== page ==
Clocking in at eighteen individual battles and more hours than I'd like to admit devoted to retrying the three different difficulties and pushing myself over and over, Isbarah is a content rich game with the kind of replayability you'd expect from an arcade classic. A Bullet Hell with outlandishly wicked artwork and an over-the-top metal soundtrack is a hard concept to pass up on and outside of the masochistic difficulty provided, this is remarkably unique as well as an easily recommendable take on the shooter formula for those who aren't afraid of a serious challenge.

Monday, February 9, 2015

Indie Impressions - Pizzarian


Now Available on Steam (also on

Developed by Alex Jedraszczak

Being the CEO of an up-and-coming intergalactic pizza joint is no easy business, especially when you're up against the likes of conglomerate pizza pioneers like Big Pizza. Pizzarian is the story of one small pizza business and its rise into the glamorous yet dangerous life of intergalactic delivery service.

You'll be faced with managing your pizza stock and ship upgrades, with the perils of the planetary orbit and the traffic of space highways that flow with them, and with making every piping hot order of cheese-y goodness arrive to their destination in an orderly fashion.

The high-speed deliveries you make are broken up into two separate arcade-inspired sections of dodge and shootem'up action, with management of your ships and upgrades inbetween deliveries. Using hard earned money on new ships is crucial to extending your future trips and making sure you hit each delivery target with utmost precisions, and ships themselves come with a variety of badass retro references ranging from ships likened to the Vic Viper from Gradius to weapons humorously taking after the Nintendo Zapper remembered so fondly.

With such rapid forays into bite-sized arcade stages Pizzarian is the kind of game you can pick up for a few minutes at a time, but thanks to the progressive nature of growing your ship and business is also easy to zone out on for much longer.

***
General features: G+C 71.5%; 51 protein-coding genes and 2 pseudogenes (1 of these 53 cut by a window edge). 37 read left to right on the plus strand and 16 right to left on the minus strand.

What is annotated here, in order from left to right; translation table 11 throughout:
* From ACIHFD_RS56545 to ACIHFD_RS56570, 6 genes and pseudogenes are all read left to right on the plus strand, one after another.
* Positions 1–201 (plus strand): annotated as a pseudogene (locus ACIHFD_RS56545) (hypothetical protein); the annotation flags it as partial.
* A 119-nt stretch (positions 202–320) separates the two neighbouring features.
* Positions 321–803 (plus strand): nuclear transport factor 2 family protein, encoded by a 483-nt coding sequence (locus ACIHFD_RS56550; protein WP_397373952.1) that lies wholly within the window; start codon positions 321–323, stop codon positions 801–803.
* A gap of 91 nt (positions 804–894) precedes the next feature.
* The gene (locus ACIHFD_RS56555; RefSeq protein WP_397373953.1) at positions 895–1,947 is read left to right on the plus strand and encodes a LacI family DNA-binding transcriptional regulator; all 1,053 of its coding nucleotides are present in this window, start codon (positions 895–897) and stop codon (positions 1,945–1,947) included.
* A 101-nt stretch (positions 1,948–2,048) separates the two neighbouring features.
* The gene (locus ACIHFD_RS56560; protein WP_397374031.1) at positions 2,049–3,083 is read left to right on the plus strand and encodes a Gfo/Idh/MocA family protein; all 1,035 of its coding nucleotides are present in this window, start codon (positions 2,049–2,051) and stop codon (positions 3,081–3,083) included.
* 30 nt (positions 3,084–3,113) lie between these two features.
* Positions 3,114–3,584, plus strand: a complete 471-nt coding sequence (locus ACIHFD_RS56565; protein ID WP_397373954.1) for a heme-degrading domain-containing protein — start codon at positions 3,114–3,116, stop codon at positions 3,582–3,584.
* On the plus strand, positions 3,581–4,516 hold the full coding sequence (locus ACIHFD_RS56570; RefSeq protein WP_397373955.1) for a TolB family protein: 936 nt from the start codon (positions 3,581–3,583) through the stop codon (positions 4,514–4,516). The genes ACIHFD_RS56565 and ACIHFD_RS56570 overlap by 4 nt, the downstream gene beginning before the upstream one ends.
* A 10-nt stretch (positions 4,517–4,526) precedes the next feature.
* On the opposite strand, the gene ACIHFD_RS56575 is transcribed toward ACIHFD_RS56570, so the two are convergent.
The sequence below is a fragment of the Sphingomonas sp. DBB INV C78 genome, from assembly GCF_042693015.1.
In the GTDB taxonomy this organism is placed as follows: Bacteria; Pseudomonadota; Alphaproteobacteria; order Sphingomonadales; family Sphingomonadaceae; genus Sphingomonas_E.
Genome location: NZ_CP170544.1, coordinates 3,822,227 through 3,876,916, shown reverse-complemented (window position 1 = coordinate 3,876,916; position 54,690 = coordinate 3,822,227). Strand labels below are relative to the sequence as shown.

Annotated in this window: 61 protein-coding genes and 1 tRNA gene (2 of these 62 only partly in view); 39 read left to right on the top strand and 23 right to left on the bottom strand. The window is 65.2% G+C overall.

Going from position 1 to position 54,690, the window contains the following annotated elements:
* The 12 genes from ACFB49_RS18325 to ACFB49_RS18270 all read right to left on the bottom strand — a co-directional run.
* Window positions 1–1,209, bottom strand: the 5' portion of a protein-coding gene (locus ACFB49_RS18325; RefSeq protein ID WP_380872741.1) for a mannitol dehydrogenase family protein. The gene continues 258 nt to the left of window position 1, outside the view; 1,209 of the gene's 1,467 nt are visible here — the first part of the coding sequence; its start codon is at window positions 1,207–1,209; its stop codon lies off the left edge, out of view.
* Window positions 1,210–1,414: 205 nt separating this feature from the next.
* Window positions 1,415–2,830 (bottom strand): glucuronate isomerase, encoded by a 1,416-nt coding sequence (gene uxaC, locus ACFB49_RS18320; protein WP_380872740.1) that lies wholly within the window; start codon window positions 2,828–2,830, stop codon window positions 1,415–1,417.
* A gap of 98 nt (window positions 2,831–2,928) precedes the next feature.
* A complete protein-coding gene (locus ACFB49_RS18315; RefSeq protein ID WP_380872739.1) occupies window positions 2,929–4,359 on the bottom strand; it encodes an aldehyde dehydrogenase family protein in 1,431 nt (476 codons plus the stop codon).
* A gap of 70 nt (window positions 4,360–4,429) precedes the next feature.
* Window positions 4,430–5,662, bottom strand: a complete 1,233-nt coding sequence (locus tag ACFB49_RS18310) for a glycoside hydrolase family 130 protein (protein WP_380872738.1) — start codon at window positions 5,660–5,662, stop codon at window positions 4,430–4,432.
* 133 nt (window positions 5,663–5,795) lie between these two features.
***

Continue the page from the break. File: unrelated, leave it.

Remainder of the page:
The claustrophobic and nerve-wracking traffic in Pizzarian is, as you'll soon find out, not much different from the real world. The rage inducing flow of slow moving trucks and various jerks cutting you off shows no end, and the only way to survive is to be a jerk back. Cutting off all four corners of another driver is, while a dick move, the surest way to prove your space superiority and earns you the highest boost to your "Cool" meter. The road rage runs high as you rush to swerve and cut off any unsuspecting opponents of the road while the warm buzzing of nostalgic chiptunes drives your high-octane car dodging.

Once you've survived the quick and heinous traffic section you stop off at your first selected planet in a very Xevious-like top-down vertically scrolling shoot'emup section, where instead of shooting enemies with bullets you try to accurately fire steamy hot pizzas into the homes of your loyal and waiting cosmic customers. The deeper into the galaxy you go to visit these hungry planets the more planets you discover, appearing on your map for future runs to extend your trip and allow for even crazier pay to save up for those super sweet ship upgrades.

The game super charming, and too addictive for how simple it is. The fact that the pizzas you deliver cost you your hard earned money that you could be using on upgrades makes every shot at every customer that much more crucial, and the stunts you pull off for increasing your "Cool" meter and in turn gaining more cash for upgrades so much more rewarding.

With a great retro style featuring multiple color schemes, some seriously groovy 8-bit music (I've had the map system music stuck in my head for a week), and a great sense of humor Pizzarian is a game with tons of variety packed into one nostalgic arcade trip. And even if you aren't a super retro enthusiast, it offers some of the quickest blasts of condensed fun for a ridiculously modest price making it the absolute perfect coffee break game.